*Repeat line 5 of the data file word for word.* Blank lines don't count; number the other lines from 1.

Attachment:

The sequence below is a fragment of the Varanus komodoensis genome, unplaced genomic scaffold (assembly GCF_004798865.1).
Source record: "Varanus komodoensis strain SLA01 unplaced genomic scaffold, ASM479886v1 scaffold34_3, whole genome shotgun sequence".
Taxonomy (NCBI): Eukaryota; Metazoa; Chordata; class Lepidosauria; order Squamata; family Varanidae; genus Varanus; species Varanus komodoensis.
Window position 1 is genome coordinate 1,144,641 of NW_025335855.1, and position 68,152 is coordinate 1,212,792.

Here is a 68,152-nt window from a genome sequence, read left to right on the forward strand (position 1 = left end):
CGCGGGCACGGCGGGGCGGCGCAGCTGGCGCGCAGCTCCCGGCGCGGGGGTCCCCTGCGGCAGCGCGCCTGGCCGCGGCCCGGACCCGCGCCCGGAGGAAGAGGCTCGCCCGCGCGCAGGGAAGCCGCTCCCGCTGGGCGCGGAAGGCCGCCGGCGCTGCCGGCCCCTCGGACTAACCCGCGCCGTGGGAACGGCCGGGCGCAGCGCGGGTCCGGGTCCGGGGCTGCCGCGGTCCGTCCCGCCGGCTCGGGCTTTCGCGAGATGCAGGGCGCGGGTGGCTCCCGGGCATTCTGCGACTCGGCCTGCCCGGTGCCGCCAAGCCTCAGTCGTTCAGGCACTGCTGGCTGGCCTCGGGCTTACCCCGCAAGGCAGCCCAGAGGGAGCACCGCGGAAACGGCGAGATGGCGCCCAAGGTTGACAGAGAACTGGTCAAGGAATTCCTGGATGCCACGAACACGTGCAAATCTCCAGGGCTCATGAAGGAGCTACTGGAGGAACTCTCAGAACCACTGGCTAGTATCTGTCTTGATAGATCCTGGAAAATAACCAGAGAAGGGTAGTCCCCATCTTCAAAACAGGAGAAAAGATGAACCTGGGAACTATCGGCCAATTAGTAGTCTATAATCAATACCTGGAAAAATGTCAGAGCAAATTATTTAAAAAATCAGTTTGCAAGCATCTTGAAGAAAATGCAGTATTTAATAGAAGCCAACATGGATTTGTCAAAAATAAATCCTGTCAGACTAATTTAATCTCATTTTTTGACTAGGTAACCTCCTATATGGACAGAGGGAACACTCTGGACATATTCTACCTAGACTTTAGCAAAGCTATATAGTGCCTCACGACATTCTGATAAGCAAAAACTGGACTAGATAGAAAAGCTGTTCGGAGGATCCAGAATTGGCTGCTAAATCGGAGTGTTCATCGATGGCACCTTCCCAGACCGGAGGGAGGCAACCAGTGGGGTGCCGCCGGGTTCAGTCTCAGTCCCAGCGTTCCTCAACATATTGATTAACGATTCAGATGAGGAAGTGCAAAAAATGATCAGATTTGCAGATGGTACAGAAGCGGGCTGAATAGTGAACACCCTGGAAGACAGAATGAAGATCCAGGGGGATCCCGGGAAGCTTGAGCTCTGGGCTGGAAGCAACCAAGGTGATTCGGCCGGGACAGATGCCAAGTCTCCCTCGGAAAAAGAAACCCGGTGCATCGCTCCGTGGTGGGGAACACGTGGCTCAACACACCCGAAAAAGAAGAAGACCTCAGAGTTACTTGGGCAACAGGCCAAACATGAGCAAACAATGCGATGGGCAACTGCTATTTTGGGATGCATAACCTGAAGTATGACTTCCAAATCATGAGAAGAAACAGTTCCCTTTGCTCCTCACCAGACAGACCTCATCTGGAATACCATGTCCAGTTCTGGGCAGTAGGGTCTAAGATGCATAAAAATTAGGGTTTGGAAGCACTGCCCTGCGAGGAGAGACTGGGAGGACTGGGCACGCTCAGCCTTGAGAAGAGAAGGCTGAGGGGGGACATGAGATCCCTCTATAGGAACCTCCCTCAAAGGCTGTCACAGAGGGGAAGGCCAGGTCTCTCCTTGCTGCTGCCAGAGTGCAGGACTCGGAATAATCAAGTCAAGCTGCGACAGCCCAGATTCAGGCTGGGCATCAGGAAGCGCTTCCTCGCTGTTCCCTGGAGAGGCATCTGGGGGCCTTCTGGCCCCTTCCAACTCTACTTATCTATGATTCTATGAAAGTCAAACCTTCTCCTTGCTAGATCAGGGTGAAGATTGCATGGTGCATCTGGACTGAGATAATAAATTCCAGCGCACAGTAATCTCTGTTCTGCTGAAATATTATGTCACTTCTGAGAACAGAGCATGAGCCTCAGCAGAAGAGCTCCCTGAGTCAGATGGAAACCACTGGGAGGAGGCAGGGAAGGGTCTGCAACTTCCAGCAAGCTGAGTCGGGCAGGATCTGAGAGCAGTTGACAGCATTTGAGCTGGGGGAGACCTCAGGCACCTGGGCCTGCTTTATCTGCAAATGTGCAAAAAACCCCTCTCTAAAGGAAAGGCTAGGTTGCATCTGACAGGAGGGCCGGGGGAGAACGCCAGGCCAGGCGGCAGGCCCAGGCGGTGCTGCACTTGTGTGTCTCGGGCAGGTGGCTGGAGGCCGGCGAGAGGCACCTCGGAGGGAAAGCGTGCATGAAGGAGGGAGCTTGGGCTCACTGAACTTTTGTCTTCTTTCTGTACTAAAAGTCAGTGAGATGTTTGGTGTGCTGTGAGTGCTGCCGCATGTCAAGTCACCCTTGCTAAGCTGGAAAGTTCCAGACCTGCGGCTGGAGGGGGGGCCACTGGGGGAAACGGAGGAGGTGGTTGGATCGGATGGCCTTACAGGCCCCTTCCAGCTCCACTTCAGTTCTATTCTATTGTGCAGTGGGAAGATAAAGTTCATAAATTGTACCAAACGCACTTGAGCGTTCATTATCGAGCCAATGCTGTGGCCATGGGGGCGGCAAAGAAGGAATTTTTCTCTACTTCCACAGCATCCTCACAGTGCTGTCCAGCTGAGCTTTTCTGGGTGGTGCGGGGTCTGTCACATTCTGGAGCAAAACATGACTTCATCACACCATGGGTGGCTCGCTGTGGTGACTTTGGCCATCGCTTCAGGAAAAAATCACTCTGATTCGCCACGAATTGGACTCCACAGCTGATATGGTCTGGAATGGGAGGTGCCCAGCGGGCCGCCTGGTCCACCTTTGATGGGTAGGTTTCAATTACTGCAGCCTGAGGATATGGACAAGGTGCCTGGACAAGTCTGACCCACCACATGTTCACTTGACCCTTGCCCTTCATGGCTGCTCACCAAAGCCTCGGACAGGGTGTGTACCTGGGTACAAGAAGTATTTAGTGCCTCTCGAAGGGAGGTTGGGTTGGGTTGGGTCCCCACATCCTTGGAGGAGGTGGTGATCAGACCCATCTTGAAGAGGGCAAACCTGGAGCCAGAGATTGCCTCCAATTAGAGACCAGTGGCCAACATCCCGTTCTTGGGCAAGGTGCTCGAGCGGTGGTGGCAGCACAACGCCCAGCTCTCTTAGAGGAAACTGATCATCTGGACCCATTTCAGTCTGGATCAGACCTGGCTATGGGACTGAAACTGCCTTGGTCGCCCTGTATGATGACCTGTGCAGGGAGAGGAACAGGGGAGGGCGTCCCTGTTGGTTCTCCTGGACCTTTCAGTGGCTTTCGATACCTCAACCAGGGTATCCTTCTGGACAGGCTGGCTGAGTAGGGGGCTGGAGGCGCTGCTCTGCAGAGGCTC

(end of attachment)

Here is a 68,152-nt window from a genome sequence, read left to right on the forward strand (position 1 = left end):